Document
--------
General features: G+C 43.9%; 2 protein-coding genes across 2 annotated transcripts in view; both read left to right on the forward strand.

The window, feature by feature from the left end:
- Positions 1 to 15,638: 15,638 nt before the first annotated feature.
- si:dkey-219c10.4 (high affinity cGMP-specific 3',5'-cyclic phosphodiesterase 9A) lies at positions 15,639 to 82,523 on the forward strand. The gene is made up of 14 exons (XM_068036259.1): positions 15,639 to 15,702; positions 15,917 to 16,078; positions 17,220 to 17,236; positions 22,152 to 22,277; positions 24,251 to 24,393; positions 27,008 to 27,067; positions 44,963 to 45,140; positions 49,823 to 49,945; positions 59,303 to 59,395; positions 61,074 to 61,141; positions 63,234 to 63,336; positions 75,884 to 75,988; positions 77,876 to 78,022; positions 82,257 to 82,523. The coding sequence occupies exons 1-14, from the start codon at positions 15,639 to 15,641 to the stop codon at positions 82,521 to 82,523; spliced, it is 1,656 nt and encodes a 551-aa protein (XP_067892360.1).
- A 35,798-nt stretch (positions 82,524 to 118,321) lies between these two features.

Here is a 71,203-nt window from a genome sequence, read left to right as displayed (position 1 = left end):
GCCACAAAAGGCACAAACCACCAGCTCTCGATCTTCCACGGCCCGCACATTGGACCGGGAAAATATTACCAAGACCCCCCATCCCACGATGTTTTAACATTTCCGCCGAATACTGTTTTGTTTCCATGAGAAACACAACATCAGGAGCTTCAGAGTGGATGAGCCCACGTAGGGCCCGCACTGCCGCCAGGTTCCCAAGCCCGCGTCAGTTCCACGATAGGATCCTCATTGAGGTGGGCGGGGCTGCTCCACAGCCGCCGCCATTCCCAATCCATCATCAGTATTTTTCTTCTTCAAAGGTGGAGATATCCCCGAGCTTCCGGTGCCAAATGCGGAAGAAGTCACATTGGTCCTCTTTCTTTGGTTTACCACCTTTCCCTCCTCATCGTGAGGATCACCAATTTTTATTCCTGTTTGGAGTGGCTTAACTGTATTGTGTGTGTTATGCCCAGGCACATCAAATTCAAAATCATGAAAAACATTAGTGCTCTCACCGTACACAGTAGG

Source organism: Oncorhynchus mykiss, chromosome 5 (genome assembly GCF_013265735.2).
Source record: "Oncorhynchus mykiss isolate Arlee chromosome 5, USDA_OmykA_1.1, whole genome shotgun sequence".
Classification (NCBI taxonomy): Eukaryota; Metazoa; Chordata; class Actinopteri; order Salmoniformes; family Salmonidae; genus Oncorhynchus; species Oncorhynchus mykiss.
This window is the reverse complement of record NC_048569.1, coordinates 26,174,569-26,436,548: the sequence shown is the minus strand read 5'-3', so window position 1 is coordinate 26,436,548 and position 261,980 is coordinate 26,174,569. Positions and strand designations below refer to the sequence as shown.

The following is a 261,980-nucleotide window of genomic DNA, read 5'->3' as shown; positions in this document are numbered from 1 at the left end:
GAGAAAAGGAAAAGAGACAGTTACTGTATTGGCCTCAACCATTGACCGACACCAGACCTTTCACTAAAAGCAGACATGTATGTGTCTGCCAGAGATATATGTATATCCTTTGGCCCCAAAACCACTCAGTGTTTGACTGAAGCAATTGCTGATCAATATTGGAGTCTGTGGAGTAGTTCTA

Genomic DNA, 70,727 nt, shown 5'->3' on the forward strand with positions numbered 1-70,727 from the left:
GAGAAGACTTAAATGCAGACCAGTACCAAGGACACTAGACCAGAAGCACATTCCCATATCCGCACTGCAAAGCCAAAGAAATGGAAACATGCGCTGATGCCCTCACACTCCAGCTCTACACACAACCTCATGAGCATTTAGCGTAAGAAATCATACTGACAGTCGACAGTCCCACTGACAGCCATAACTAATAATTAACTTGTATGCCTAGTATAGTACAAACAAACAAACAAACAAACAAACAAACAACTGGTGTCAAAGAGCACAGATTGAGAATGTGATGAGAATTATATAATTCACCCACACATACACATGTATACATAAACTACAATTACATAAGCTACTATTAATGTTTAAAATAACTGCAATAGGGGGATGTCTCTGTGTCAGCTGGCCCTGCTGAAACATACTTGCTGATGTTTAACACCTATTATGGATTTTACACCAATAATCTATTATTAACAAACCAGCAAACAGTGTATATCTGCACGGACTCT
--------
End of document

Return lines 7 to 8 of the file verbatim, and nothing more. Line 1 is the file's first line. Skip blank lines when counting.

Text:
GCCACAAAAGGCACAAACCACCAGCTCTCGATCTTCCACGGCCCGCACATTGGACCGGGAAAATATTACCAAGACCCCCCATCCCACGATGTTTTAACATTTCCGCCGAATACTGTTTTGTTTCCATGAGAAACACAACATCAGGAGCTTCAGAGTGGATGAGCCCACGTAGGGCCCGCACTGCCGCCAGGTTCCCAAGCCCGCGTCAGTTCCACGATAGGATCCTCATTGAGGTGGGCGGGGCTGCTCCACAGCCGCCGCCATTCCCAATCCATCATCAGTATTTTTCTTCTTCAAAGGTGGAGATATCCCCGAGCTTCCGGTGCCAAATGCGGAAGAAGTCACATTGGTCCTCTTTCTTTGGTTTACCACCTTTCCCTCCTCATCGTGAGGATCACCAATTTTTATTCCTGTTTGGAGTGGCTTAACTGTATTGTGTGTGTTATGCCCAGGCACATCAAATTCAAAATCATGAAAAACATTAGTGCTCTCACCGTACACAGTAGG

Source organism: Oncorhynchus mykiss, chromosome 5 (genome assembly GCF_013265735.2).